• Richard Scrimger

context


Enjoyment isn't all about quality. It's about timing, too. When you are hungry, food tastes good. The most memorable meal of my life was not a seven-course tasting menu with wines to match, but a plate of Kraft Dinner mixed with chunks of canned ham, which I ate at the end of a very long and exhausting trek into a campsite in the dead of winter. Timing, like I said. You know, I can still recall the first bites -- even the charred grit from the side of the cooking pot which got mixed into the cheese sauce tasted wonderful.


I don't want to extrapolate my argument very far, because the perfect meal would then appear to be the one just before you are about to starve to death. I don't like that picture much. But there is something important about our capacity for enjoyment that depends on context.


Which brings me back to music. Stumbling upon a baroque concert in the course of a long drive is a wonderful feeling. I settle back in the seat, turn up the volume and bask in the sound. But what if the concert is never-ending? How long can you bask? How long before you've had enough? I love a beach vacation, but I don't think I'd like a beach life.

(Another quick thought has to do with the chance of stumbling on the concert. If I have it on disc, and can access it at any time, it's not the same. More on this next time, I think.)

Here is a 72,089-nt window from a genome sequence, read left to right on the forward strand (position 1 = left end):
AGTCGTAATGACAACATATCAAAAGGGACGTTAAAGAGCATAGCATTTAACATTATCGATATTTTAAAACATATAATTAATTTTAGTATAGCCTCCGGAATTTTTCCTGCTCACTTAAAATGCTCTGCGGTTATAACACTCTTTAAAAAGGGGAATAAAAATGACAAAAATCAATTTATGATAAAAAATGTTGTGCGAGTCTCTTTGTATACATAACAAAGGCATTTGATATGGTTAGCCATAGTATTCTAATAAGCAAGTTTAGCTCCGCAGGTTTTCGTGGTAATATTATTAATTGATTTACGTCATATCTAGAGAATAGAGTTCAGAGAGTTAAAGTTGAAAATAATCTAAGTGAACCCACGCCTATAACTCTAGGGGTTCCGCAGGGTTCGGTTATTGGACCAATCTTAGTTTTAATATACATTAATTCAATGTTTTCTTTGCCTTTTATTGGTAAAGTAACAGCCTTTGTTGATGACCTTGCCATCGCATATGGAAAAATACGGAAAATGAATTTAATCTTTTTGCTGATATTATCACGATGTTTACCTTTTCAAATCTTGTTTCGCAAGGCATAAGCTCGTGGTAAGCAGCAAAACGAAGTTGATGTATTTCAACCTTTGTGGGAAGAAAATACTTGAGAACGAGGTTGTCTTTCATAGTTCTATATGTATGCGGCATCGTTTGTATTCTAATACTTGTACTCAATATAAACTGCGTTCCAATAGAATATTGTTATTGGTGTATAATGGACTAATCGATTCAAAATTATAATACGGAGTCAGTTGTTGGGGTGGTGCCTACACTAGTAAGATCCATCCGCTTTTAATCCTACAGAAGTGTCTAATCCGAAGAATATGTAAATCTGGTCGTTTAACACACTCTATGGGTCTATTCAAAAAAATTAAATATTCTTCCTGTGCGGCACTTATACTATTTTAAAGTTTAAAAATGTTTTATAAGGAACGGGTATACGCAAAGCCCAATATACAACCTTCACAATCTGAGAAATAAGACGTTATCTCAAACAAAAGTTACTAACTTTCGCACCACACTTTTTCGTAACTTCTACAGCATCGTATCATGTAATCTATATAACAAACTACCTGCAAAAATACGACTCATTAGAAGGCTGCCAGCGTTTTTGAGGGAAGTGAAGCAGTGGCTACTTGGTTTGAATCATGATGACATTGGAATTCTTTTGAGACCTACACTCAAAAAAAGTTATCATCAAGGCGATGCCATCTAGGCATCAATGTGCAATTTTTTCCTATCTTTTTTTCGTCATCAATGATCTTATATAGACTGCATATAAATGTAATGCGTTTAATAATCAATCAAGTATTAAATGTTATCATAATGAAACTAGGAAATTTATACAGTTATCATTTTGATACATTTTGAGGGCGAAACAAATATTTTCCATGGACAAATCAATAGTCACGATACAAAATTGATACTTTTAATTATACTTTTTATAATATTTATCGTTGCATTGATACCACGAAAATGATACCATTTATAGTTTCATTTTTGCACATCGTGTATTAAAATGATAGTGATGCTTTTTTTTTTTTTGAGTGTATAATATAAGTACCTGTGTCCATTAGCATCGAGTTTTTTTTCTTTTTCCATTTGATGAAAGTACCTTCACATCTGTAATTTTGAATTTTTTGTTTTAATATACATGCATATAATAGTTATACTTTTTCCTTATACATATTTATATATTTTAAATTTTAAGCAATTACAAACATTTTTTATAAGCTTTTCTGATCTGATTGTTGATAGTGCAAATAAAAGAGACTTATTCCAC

I've stopped listening to my all-baroque-all-the-time radio channel. I sampled down the remote, trying alternative rock, Franco-pop, and instrumental new-age channels, and have been appropriately amused, bemused, and lulled. I just this minute switched to the chamber music channel, and am enchanted by a hyper-romantic piano trio I really like and rarely hear. So I'll stick around for a bit. But I don't know how long that bit will be. What if the next piece sounds like sewing machines? A lot of chamber music does, you know. I fear boredom.


A few evenings ago I came downstairs to find Imo reading on the couch with the TV tuned to the big-band radio channel. She was smiling along with some very up-tempo Fats Waller. Pretty good, eh, Dad? she said. I agreed. The song ended. Next up was Goodman. Then Ellington. Imo's smile widened and widened. You know, I could listen to this stuff all day, she said.

Good for you, I said. I don't know if I could.


She laughed at me. I love it when she does that. Well, geez, Dad, of course not. You don't have any attention span.


Maybe that's my problem.

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Richard Scrimger | scrimgerr@gmail.com | Toronto, ON, Canada